In poetry there's always been some sort of 'pressure' from the typical 'devises' of the genre, towards the typical kind of understanding,  'emotional',  'expressive',  'musical',  'cadential' or whatever.      Strange that these devices are so rational, so logical, so bound up with counting and numbers.

It is as if the 'logical' (shorthand term) component of language has somehow been displaced from organising the structure of the thinking, to organising the structure of the discourse as a whole.  How and why should this be?    Is it that imagination - associative 'dream' connections - get set free to gambol when the logical and restrictive connections are shifted?  Not really, because they can still be brought into prose can't they?   So what is it.

Perhaps - and I know I'm dodging sideways from the above issue, but for a while -   perhaps there's a metaphorical (apparently metaphorical at least) connection between necessity and invention,   Fate and the Trickster?   Somehow the 'limits' that verse (and that includes free verse) impose are like the physical limits that gravity, time, materiality, impose.  The poem is a 'thought experiment' in which the formal limits are the equivalent of the physical and biological laws - and so ultimately mathematical laws, and the sound of those numbers coming back to us in the 'numbers' of verse.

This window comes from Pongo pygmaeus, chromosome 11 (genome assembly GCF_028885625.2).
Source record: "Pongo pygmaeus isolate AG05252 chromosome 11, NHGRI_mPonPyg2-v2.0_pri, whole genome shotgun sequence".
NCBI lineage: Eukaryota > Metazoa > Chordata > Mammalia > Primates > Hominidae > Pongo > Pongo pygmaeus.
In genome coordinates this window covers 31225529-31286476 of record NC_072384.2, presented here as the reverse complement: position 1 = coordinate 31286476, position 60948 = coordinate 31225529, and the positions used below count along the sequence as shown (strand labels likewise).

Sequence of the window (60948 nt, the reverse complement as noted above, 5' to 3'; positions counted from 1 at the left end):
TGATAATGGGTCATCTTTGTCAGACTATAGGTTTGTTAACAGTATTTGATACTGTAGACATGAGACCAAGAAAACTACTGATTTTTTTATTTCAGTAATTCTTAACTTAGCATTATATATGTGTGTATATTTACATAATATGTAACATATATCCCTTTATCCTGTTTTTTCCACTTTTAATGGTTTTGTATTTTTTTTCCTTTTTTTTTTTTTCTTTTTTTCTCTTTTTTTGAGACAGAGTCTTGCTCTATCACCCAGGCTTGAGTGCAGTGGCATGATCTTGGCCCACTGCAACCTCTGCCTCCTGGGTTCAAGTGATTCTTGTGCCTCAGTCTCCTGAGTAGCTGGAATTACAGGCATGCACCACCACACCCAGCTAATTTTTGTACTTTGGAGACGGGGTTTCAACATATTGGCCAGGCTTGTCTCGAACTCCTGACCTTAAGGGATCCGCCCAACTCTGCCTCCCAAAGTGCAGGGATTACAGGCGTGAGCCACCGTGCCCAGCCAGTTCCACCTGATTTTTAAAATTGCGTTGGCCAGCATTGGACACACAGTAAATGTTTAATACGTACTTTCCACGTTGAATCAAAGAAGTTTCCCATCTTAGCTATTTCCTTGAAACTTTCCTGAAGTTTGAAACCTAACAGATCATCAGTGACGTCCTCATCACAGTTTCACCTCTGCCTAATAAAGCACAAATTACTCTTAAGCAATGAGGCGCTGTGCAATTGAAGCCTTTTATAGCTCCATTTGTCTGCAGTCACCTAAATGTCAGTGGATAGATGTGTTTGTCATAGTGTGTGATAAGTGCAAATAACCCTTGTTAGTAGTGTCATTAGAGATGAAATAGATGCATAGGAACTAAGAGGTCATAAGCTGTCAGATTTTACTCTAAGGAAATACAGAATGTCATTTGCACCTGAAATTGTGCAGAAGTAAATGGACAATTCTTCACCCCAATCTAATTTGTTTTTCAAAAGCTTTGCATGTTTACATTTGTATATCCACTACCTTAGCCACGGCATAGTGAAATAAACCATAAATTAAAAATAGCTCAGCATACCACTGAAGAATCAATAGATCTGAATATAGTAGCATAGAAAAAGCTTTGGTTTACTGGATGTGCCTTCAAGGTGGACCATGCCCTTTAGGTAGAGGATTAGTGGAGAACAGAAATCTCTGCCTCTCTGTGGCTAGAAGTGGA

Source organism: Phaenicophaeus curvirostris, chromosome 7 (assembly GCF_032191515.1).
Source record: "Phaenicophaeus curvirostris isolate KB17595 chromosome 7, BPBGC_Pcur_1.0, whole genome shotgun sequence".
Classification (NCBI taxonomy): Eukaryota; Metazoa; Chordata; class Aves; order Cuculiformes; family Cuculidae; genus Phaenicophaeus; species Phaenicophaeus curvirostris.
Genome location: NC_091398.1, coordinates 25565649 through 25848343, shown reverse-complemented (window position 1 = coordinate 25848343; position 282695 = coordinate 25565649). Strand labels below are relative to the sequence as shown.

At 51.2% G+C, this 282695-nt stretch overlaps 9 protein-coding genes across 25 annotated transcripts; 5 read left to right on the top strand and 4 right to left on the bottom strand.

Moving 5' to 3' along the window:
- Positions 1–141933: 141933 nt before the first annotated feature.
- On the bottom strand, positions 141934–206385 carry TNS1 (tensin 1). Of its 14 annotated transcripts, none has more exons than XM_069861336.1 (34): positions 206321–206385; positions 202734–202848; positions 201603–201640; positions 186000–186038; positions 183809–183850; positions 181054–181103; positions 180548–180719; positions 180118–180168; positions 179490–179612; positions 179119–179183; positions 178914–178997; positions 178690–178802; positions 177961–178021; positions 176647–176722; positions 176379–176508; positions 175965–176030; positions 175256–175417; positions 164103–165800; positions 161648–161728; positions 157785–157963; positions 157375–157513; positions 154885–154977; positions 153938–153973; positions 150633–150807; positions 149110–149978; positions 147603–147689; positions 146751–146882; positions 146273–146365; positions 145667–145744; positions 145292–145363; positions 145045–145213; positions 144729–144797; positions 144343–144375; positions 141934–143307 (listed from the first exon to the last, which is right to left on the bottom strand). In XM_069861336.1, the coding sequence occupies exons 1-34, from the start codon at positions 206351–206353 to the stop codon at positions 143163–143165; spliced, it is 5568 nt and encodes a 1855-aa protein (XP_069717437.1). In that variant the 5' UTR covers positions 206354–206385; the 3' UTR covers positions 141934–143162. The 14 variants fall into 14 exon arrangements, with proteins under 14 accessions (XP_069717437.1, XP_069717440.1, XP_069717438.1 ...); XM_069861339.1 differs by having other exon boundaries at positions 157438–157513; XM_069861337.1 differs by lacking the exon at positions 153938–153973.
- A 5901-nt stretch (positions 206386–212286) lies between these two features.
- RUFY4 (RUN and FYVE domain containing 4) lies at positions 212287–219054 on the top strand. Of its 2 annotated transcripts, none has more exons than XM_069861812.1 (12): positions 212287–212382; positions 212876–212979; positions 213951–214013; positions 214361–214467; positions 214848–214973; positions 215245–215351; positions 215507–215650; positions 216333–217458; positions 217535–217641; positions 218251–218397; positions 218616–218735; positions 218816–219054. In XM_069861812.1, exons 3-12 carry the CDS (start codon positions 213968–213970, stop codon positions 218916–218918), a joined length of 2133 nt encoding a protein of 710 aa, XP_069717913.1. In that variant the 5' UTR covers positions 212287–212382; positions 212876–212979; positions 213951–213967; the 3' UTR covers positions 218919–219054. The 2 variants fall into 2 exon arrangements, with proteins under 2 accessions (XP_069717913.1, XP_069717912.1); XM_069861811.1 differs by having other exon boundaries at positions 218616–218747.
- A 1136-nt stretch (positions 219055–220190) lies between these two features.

I know I'm in danger of seeing verse form as an 'outer casing', and that the romantic approach to free verse will have it that the 'pressure' from necessity comes from elswhere such as the collective unconscious.  But in that view, especially, the wise passiveness, the negative capability where you wait and see what the language inside and outside is going to do,  forms it's own kind of arbitrariness -  muse, memory, invention.

The Workshop I mentioned earlier is related to such thoughts as these but of course - participants will be glad to here - it comes out as some exercises and ideas to make you play around with language and 'interrogate' it in an entirely hands-on way.

So much for what might pass for 'theory' for now.

I'm writing something at present in which I'm trying to make the form take the lead over what I might want to see.  Not exactly 'automatic writing' or an aeolian harp (too much wind!) [an interesting Freudian typing error just then:  I typed 'aeolian hard']

The poem is called 'rondo' and is a sequence of medieval 'rondel' stanzas, which are interlinked by having repeated lines taken across from one poem to the next in something like villanelle style.   And the theme is all about cycles, circles, recurrences.